Kaufman makes much of the fact that the carbon intensity of the US economy did not fall much faster after the 2009 green stimulus than before. Yet virtually every prominent example of the sort of transformational climate policy that Kaufman argues in favor of suffers by the same measure. The carbon intensity of energy after the establishment of the Kyoto Protocol, the European Trading Scheme, California’s cap-and-trade program, and Scandinavian carbon taxes, to name a number of high profile climate policy initiatives, fell at the same rate or more slowly than did emissions intensities before the implementation of those policies.
Proponents suggest that emissions intensities in many of these cases fell faster than would have been the case in the absence of policy. But any climate policy whose impacts are only discernible after carefully modeling and attempting to control for a range of confounding economic and technological variables is about as far from transformational as one could imagine. The failure of explicit climate mitigation policies to move the needle on emissions has been the rule, not the exception.
By contrast, the best examples of transformative events that have significantly shifted the emissions trajectories of major economies around the world in recent decades have been a series of economic and technological disruptions that haven’t had much to do with efforts to address climate change at all. The reunification of Germany brought both economic dislocation in the East and huge state investments in retooling the new nation’s power and industrial sectors with cleaner and more efficient technologies. Britain’s “dash for gas” began that nation’s long road to eliminating coal from its power sector and still accounts for much of the nation’s decarbonization success.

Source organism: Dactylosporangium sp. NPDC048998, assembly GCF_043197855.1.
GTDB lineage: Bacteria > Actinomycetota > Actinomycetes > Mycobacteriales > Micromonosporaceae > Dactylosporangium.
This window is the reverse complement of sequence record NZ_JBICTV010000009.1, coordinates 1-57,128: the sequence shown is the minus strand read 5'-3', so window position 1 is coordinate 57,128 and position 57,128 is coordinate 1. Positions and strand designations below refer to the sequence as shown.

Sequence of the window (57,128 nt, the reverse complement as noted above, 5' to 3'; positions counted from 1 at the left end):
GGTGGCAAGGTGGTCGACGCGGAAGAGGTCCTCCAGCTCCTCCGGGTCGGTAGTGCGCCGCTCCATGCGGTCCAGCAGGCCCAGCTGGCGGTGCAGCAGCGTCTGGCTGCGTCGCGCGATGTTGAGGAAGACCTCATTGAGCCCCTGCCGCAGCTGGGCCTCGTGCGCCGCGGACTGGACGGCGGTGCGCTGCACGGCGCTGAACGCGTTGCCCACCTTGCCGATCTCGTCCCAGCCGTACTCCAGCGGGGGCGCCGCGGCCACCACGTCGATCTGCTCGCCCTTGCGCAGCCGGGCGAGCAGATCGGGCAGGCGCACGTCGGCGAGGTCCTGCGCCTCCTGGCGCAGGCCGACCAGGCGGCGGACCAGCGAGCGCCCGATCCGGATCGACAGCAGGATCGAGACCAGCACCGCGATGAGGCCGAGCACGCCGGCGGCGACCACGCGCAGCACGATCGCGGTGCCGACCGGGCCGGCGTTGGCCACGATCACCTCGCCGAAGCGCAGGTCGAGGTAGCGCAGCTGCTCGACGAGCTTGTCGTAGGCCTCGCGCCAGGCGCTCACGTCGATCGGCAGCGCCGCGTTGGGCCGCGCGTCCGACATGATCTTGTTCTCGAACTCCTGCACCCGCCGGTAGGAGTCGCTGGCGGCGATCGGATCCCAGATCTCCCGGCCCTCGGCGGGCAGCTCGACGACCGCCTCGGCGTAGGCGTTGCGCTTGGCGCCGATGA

A quiet and sustained effort by federal policymakers, national laboratories, and independent natural gas producers to produce gas economically from shale formations has transformed the US power sector over the last 15 years. Even decades of investment in the commercialization of renewable energy technologies have been driven by a broad range of environmental, economic, and technological imperatives, of which climate change has been only one and in many cases far from the most significant. Nor has the growth of renewable energy been driven by policies to cap, price, or otherwise regulate emissions virtually anywhere.
The upheaval in the US oil and gas industry will likely consolidate production among the majors, which have far better environmental records and use cleaner technology than smaller independent competitors.
Kaufman characterizes all this as a “muddle,” in contrast to the sort of transformative policy response he has in mind. But calls for “transformational” climate policy are as old as the issue itself, and it is worth considering, given the serial failure of sweeping, top-down, and coordinated policy responses, from the UN commitments to sustainable development at Rio in 1992 onward, whether continuing to muddle might not in fact be preferable.